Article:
In “Parting the Waters,” Taylor Branch’s monumental study of the Civil Rights Movement, there is a long column of citations of the Rev. Dr. Wyatt Tee Walker. From page 245 to page 876, from Albany, Ga. to the March on Washington, you witness how indispensable and loyal the Rev. Walker was to Dr. Martin Luther King Jr. and the Civil Rights Movement.
After a long illness and an even longer fight for freedom and justice, the Rev. Walker joined the ancestors Tuesday, Jan. 23, at his home in Chester, Va. He was 88.
Best remembered as Dr. King’s chief of staff, the Rev. Walker was the go-to guy, one responsible for the daily activities of the movement and Dr. King’s campaigns. He carried out these duties with the same precision and detail he brought to his sermons, always mindful of bringing Scripture to the service of struggle.
That service of struggle was most often sermonized at Canaan Baptist Church of Christ in Harlem, where he was the senior pastor for more than 40 years.
Born Aug. 16, 1929 in Brockton, Mass. to John Wise and Maude Pin Walker, Walker attended elementary and high school in Merchantville, N.J. In 1950, he graduated from Virginia Union University with a Bachelor of Science degree in chemistry and physics. This year was the same year he married Theresa Ann Walker and they had four children. He received his Master of Divinity from Virginia Union’s Graduate School of Religion in 1953, the same year he became pastor of Gillfield Baptist Church in Petersburg, Va.
Along with pastoring the church, he served as president of the NAACP in the city and director of the state’s Congress of Racial Equality branch. As a leader of Petersburg Civil Rights Movement, he patterned much of the strategy and tactics on those used successfully in Montgomery. In 1958, he joined the Southern Christian Leadership Conference, and his rapid rise in the organization within a couple of years convinced Dr. King that he would be a significant force as executive director of the group.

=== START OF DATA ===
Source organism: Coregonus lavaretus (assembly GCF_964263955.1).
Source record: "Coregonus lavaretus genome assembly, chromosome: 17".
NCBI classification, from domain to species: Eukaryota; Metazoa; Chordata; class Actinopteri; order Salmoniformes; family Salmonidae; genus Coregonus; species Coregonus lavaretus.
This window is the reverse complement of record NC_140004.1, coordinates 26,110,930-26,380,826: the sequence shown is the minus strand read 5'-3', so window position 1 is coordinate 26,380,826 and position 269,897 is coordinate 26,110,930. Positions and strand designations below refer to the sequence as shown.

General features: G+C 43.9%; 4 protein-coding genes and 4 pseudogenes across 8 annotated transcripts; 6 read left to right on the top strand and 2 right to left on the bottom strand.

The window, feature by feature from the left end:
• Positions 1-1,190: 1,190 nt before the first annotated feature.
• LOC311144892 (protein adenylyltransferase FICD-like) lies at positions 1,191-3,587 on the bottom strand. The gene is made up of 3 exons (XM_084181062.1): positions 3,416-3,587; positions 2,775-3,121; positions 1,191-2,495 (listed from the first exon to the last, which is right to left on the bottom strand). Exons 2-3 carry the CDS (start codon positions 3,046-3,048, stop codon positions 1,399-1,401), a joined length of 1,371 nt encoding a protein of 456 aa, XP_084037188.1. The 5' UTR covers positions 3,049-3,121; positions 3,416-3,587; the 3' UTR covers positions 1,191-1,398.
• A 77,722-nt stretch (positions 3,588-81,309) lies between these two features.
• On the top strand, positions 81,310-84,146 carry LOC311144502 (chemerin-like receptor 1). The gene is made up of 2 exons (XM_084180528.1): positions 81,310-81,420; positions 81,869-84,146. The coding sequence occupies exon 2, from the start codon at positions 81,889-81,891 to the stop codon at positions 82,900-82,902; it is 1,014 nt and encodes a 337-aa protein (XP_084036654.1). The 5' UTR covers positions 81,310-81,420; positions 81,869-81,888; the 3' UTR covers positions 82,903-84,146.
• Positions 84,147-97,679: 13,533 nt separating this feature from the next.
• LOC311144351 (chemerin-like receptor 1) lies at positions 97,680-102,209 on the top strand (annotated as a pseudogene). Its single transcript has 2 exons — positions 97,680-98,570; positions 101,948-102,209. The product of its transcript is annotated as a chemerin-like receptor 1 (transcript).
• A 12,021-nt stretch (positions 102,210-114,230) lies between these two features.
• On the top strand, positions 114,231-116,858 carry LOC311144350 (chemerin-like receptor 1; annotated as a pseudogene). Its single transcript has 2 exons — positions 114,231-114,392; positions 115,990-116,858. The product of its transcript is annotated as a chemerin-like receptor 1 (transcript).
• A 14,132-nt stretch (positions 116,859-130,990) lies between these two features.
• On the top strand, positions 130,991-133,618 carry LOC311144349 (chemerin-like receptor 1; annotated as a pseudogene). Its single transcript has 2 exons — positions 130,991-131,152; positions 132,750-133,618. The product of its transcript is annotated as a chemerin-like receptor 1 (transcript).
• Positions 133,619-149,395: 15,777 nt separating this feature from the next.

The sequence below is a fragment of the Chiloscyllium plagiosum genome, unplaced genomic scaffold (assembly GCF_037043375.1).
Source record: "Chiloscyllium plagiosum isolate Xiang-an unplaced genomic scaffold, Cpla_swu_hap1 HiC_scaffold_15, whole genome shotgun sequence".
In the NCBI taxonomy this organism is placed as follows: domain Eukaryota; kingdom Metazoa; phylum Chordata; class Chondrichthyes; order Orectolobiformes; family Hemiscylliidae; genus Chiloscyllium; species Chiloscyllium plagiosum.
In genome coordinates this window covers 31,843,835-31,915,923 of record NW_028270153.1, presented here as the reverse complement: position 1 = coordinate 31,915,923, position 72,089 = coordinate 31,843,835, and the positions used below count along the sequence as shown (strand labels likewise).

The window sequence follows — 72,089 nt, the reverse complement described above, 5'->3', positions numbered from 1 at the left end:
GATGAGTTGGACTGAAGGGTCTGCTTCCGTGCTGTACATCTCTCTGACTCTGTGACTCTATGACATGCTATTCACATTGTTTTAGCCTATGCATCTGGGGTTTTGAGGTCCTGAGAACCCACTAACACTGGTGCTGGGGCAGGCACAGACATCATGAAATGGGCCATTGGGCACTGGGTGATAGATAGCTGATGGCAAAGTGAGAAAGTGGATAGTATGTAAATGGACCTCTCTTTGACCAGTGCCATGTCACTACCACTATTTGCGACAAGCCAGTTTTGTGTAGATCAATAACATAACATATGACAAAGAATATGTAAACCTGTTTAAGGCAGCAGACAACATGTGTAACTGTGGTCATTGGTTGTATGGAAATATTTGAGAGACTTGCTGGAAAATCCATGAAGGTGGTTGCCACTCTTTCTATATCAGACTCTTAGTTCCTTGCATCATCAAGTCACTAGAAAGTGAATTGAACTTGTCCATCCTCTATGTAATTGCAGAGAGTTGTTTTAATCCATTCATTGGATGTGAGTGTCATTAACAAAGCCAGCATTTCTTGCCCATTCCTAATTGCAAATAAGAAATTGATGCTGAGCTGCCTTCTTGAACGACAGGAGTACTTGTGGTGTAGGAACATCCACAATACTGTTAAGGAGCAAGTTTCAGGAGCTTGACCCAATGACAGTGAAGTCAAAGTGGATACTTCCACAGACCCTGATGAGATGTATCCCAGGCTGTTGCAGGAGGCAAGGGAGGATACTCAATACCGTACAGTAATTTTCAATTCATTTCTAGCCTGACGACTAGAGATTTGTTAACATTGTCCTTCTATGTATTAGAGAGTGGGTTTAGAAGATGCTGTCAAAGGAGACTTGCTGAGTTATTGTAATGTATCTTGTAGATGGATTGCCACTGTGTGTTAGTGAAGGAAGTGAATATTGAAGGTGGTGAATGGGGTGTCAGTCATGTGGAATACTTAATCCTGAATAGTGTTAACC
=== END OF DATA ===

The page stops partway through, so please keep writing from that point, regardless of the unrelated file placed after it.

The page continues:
The Rev. Walker’s next appointment brought him into Dr. King’s inner circle as chief of staff, a post he would hold until 1964.
He played an important role in the marches and demonstrations in Albany, Ga. and later in Birmingham, where he was arrested for participating in a Freedom Ride. But it was two years later as a key organizer in the March on Washington that he reached his pinnacle as a freedom fighter and civil rights activist.
As the urban centers of the nation became more politically intense, the Rev. Walker was back in Harlem, where he took the helm at Canaan Baptist Church of Christ. One of the most immediate results of his leadership was the dramatic increase in the congregation that leaped from 800 to 3,000. This increase in membership greatly enhanced his prominence in the community and might have been a factor in his being tapped as an urban affairs specialist to Gov. Nelson Rockefeller.